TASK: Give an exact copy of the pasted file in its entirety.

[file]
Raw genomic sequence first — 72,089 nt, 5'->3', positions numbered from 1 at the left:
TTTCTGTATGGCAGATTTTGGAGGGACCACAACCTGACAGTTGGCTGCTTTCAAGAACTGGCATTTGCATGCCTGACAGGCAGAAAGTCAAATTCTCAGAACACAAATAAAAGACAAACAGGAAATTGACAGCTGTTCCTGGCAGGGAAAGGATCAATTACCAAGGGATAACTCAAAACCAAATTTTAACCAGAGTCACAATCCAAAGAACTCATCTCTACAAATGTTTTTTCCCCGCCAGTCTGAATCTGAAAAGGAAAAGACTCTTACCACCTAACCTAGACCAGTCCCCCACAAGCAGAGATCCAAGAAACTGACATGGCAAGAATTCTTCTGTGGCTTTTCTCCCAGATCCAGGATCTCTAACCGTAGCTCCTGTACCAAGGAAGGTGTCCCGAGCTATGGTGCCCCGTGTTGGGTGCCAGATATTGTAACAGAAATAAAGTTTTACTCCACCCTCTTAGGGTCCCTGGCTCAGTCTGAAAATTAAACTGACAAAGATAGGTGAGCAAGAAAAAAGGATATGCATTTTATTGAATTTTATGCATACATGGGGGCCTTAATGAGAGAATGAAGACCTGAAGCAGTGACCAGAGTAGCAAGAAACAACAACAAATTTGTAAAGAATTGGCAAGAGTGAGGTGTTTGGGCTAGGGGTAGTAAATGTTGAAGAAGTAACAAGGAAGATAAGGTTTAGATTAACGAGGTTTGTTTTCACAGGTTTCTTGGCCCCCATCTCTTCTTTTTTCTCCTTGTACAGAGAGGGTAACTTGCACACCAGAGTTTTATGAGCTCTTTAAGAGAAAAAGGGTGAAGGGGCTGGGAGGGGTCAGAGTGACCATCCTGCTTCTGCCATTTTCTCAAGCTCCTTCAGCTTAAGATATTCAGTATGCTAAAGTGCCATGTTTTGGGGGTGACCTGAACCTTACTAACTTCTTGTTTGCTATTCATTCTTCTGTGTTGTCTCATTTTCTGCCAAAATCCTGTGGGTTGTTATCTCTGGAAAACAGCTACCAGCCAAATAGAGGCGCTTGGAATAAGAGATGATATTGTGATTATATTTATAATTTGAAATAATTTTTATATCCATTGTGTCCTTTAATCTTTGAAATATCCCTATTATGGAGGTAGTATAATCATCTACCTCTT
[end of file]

Raw genomic sequence first — 72,089 nt, 5'->3', positions numbered from 1 at the left:
TTTCTGTATGGCAGATTTTGGAGGGACCACAACCTGACAGTTGGCTGCTTTCAAGAACTGGCATTTGCATGCCTGACAGGCAGAAAGTCAAATTCTCAGAACACAAATAAAAGACAAACAGGAAATTGACAGCTGTTCCTGGCAGGGAAAGGATCAATTACCAAGGGATAACTCAAAACCAAATTTTAACCAGAGTCACAATCCAAAGAACTCATCTCTACAAATGTTTTTTCCCCGCCAGTCTGAATCTGAAAAGGAAAAGACTCTTACCACCTAACCTAGACCAGTCCCCCACAAGCAGAGATCCAAGAAACTGACATGGCAAGAATTCTTCTGTGGCTTTTCTCCCAGATCCAGGATCTCTAACCGTAGCTCCTGTACCAAGGAAGGTGTCCCGAGCTATGGTGCCCCGTGTTGGGTGCCAGATATTGTAACAGAAATAAAGTTTTACTCCACCCTCTTAGGGTCCCTGGCTCAGTCTGAAAATTAAACTGACAAAGATAGGTGAGCAAGAAAAAAGGATATGCATTTTATTGAATTTTATGCATACATGGGGGCCTTAATGAGAGAATGAAGACCTGAAGCAGTGACCAGAGTAGCAAGAAACAACAACAAATTTGTAAAGAATTGGCAAGAGTGAGGTGTTTGGGCTAGGGGTAGTAAATGTTGAAGAAGTAACAAGGAAGATAAGGTTTAGATTAACGAGGTTTGTTTTCACAGGTTTCTTGGCCCCCATCTCTTCTTTTTTCTCCTTGTACAGAGAGGGTAACTTGCACACCAGAGTTTTATGAGCTCTTTAAGAGAAAAAGGGTGAAGGGGCTGGGAGGGGTCAGAGTGACCATCCTGCTTCTGCCATTTTCTCAAGCTCCTTCAGCTTAAGATATTCAGTATGCTAAAGTGCCATGTTTTGGGGGTGACCTGAACCTTACTAACTTCTTGTTTGCTATTCATTCTTCTGTGTTGTCTCATTTTCTGCCAAAATCCTGTGGGTTGTTATCTCTGGAAAACAGCTACCAGCCAAATAGAGGCGCTTGGAATAAGAGATGATATTGTGATTATATTTATAATTTGAAATAATTTTTATATCCATTGTGTCCTTTAATCTTTGAAATATCCCTATTATGGAGGTAGTATAATCATCTACCTCTT